Centara to distribute surplus food to the needy
In August, Centara Hotels & Resorts will begin donating surplus food from its Centara Grand hotels at CentralWorld and Ladprao
Thailand's Centara Hotels & Resorts will participate in an operation that collects and distributes surplus food to benefit people in need, starting this August.
The operation, ThaiHarvest|SOS is a joint initiative with OzHarvest, the Australian organisation that has established the 'Food Rescue' model which is being adopted around the world, and the Thai Foundation Scholars of Sustenance (SOS).
The programme’s mission is to eliminate hunger and food waste through the re-distribution of quality surplus food. Experts estimate as much as a third of food produced for human consumption is wasted in the transport, distribution, and preparation supply chain.
In August, Centara Hotels & Resorts will begin donating surplus food from its Centara Grand hotels at CentralWorld and Ladprao. Eventually it hopes for all its Thailand properties to participate.
These main two properties will also arrange an event called a 'Master Class Dinner'. It will be led by Will Stewart and Steve Flood, winners of Australia’s The Seven Network’s My Kitchen Rules Australia in 2015. and known as chefs who support OzHarvest campaigns and now ThaiHarvestISOS.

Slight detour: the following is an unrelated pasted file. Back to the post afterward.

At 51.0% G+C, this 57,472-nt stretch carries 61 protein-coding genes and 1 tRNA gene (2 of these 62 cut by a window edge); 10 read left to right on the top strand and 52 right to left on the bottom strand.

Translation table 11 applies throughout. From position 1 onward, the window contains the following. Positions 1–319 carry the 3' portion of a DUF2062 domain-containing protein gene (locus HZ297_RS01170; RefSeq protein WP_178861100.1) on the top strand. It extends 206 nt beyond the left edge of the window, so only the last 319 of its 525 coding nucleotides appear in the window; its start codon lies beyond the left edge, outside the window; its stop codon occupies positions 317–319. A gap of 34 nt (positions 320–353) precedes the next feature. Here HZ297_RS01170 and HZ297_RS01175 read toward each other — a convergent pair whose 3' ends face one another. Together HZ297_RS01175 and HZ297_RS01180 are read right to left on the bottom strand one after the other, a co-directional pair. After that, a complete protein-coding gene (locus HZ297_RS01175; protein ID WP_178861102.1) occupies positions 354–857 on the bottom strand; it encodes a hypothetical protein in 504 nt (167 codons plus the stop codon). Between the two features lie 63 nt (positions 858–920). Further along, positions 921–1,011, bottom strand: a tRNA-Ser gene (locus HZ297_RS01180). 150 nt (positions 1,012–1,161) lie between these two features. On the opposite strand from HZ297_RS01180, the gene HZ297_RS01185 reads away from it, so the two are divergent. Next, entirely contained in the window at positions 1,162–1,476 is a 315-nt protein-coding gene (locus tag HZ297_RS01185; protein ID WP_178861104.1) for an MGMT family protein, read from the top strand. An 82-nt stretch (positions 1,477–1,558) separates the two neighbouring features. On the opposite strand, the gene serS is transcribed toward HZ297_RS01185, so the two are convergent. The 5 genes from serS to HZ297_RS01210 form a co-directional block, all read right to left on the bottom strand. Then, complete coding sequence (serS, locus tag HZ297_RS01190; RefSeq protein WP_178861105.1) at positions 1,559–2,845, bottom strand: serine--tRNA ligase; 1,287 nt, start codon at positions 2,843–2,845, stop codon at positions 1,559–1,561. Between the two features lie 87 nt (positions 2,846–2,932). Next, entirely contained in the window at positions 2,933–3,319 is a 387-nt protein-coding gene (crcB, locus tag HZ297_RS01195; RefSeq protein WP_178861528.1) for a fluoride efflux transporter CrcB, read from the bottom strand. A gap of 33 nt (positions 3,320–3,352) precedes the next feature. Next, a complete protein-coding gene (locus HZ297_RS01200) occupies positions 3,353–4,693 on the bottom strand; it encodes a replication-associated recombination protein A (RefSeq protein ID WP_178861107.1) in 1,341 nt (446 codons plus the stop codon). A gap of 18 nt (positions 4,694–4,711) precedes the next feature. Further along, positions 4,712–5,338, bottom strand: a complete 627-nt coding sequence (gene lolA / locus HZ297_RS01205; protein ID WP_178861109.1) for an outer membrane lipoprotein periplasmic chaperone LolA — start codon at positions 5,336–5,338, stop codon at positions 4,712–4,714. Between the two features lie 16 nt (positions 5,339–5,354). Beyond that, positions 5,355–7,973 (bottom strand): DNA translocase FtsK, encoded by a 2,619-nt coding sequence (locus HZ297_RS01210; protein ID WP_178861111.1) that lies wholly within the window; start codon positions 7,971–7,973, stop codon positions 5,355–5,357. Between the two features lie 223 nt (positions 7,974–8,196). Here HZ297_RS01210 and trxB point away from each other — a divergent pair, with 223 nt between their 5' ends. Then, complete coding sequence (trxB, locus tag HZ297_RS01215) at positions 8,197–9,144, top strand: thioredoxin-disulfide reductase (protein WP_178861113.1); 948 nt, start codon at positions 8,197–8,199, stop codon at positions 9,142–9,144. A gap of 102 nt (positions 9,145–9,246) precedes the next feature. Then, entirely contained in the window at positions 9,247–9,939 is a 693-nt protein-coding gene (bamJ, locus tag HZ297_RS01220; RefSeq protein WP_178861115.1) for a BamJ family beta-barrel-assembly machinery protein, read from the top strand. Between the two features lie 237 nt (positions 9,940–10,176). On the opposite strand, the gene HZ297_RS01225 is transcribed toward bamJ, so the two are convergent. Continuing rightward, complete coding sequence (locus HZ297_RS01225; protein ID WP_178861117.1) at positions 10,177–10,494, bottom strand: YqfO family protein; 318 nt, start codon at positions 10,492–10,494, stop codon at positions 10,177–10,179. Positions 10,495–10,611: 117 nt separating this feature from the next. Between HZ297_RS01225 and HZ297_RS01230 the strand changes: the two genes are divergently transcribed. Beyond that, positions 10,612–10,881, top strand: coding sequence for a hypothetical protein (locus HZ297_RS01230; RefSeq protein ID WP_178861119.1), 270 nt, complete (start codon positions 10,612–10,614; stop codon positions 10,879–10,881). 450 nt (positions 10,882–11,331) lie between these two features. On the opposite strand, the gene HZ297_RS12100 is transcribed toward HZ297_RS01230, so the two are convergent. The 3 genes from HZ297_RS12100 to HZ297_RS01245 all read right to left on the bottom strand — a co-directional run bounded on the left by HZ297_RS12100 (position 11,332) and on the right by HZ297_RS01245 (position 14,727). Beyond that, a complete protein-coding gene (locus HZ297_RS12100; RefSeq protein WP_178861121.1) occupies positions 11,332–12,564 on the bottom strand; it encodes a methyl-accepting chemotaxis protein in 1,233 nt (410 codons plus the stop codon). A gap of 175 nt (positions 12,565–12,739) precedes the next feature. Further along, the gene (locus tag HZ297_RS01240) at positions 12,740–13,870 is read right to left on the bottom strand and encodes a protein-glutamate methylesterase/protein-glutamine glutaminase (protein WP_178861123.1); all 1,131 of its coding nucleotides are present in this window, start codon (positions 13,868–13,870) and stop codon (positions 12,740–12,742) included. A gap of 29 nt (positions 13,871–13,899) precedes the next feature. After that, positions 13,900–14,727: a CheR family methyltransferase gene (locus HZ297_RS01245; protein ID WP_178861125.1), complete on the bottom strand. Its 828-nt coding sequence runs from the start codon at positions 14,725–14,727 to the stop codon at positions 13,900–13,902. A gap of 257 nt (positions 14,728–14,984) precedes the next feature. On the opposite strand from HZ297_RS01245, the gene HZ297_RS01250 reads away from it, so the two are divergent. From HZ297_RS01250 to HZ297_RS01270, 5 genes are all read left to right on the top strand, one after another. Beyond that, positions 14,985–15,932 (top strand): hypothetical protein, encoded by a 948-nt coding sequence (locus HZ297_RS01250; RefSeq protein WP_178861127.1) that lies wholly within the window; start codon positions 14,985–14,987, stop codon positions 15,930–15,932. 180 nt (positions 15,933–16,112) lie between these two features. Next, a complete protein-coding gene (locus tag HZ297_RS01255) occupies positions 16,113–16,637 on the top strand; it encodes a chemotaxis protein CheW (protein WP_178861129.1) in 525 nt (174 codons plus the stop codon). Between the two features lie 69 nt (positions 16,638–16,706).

"As we prepare food for our guests, unavoidably at the end of each day we have surplus – for example, bakery items or excess from a large banquet," said Centara corporate director of food and beverage Winfried Hancke. "It is a shame to let this food go to waste when there are so many people who could benefit from it."
Begun in Australia 14 years ago, the OzHarvest rescue and redistribution system is now being replicated in the UK, South Africa, New Zealand, Peru, Indonesia and Vietnam. In Thailand, ThaiHarvestISOS picks up good quality surplus food daily from participating supermarkets, hotels, food courts, restaurants and other businesses. Trained inspectors sort the food and assure its safety. Food no longer fit for human consumption is taken to local farms for composting. The rest is refrigerated and delivered to the needy.